Spark! Students Create Revolutionary Products


Ben DeMartino, Will Bias, Hayden Crandall, and Andrew Morrison with their mentor.

Has there ever been a product that you go to the store for, but you realize, it doesn’t exist? You think, why doesn’t this exist, it could help so many people.

With help and the right tools, this idea could come to market and change the world. There could be a possible profit because no one has come up with this product before. In Parkway there is a program, called Spark!, in which you can make your ideas come to life. Students have already joined and come up with revolutionary products to change industries in all over America.

One group of students, comprised of seniors Andrew Morrison, Ben DeMartino, and Hayden Crandall, have thought of the idea to change the way a bow tie worn.

“[We want] to redefine what it is to wear a bowtie and change the perspective on what it means to wear a bowtie,” said Crandall.

The group’s idea was to reinvent the bowtie so instead of one piece there are two so the wearer can put together two halves to make a different bowtie every time it is worn.

“The ability to mix and match two halves the more you buy, is what makes this unique. The value of one tie multiplies as you buy more,” said Crandall.

Their company is called Twisted Ties and according to Morrison, DeMartino and Crandall, their product is one of a kind.

“There is nothing like it at all, which is the biggest reason on why we are trying to get a patent,” said DeMartino.

Spark! Is a program where students can start up their own company and Morrison says it a good starting point on how to run a business.

“I know how to start up a business, how to manage it, and how to use social media to my advantage since i’m the marketer,” said Morrison.

Director of Choice Programs, Jennifer Stanfill also says the Spark! Program is a great way for students to explore interests that might lead to careers in the future.

“The Spark! experience allows students to network and learn from other industry professionals so they can be confident about their future college and career goals,” said Stanfill. “Students gain profession-based skills such as medical terminology and first aid certification for our Health Sciences Academy strand, information on business formation in the Incubator and technical skill development in Technology Solutions.  In addition, students develop critical thinking and problem solving skills, as well as collaboration and communication skills.  These professional skills will serve Spark! students well as they prepare for their future academic and career endeavors.”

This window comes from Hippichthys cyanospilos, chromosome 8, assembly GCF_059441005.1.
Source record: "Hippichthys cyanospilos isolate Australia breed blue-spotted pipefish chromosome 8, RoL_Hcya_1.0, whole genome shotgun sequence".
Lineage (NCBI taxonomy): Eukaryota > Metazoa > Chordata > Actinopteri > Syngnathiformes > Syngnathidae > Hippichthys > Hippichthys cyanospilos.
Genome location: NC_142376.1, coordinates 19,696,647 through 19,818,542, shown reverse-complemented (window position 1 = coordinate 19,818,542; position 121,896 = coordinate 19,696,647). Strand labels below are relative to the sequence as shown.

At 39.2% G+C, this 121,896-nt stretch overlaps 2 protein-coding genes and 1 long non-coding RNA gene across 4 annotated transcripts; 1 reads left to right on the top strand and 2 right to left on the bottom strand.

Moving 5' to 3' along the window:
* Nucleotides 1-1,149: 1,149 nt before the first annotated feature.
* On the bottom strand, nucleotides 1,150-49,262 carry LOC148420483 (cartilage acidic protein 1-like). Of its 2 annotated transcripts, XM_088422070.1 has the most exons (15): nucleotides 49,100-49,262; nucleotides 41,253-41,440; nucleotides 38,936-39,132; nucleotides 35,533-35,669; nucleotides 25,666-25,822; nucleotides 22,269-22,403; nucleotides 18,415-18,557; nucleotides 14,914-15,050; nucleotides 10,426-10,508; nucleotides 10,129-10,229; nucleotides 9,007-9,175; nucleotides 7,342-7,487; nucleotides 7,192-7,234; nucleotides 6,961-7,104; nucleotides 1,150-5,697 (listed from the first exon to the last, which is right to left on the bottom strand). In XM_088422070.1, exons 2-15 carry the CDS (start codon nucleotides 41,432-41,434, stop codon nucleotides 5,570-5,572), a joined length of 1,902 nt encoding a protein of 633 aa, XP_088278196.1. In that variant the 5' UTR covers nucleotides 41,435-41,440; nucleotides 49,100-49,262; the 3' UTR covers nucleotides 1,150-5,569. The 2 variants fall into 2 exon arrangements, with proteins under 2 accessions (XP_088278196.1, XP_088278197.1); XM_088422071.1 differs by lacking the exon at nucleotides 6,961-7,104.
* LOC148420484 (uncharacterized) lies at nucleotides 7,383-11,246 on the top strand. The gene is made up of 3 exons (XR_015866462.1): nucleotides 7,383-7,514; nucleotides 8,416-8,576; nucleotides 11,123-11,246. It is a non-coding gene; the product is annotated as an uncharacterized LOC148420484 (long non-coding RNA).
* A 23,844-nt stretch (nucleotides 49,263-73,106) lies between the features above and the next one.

It’s not just Twisted Ties in the Spark program. There are other products like Kasada, Sparkast, and the Gimble Coffee Mug.

Senior Kevin Harter runs the Gimble Coffee Mug business and he says it could revolutionize the way people will drink coffee.

“I was walking to school one day and I had switched my coffee cup from my right hand to my left. That’s when my idea started. When most people would see a problem, I saw an opportunity,” said Harter.

Harter is an inventor with at least a dozen new ideas up his sleeve and his latest idea is a coffee mug that people can switch hands with. Most coffee mug are either made for right-handed people or left-handed people, but with the Gimble Coffee Mug, someone can switch hands easily. He also plans to add a magnet at the bottom so it can stick to the roof of a car. In later additions, Harter said he wants to make a lid that can wirelessly charge a phone just by the heat given off by the coffee.

“I’m in the progress of creating inventions and getting a patent for them,” said Harter. “When the product gets to market, I will get a select amount of money or a percentage of sales for the product.”

To get these products out in the world of consumers, there is a need for social media marketing and advertising. Senior Charles Strong helps with this need by having these companies on his podcast called Sparkast.

“I was in a business class and I loved it so I decided to feature other people’s businesses in hopes that they could get exposure,” said Strong.

Overall many have succeeded in creating their own business for Spark and they hope to continue it even after they graduate from high school.

“ I plan on working with this business through college and beyond,” said DeMartino.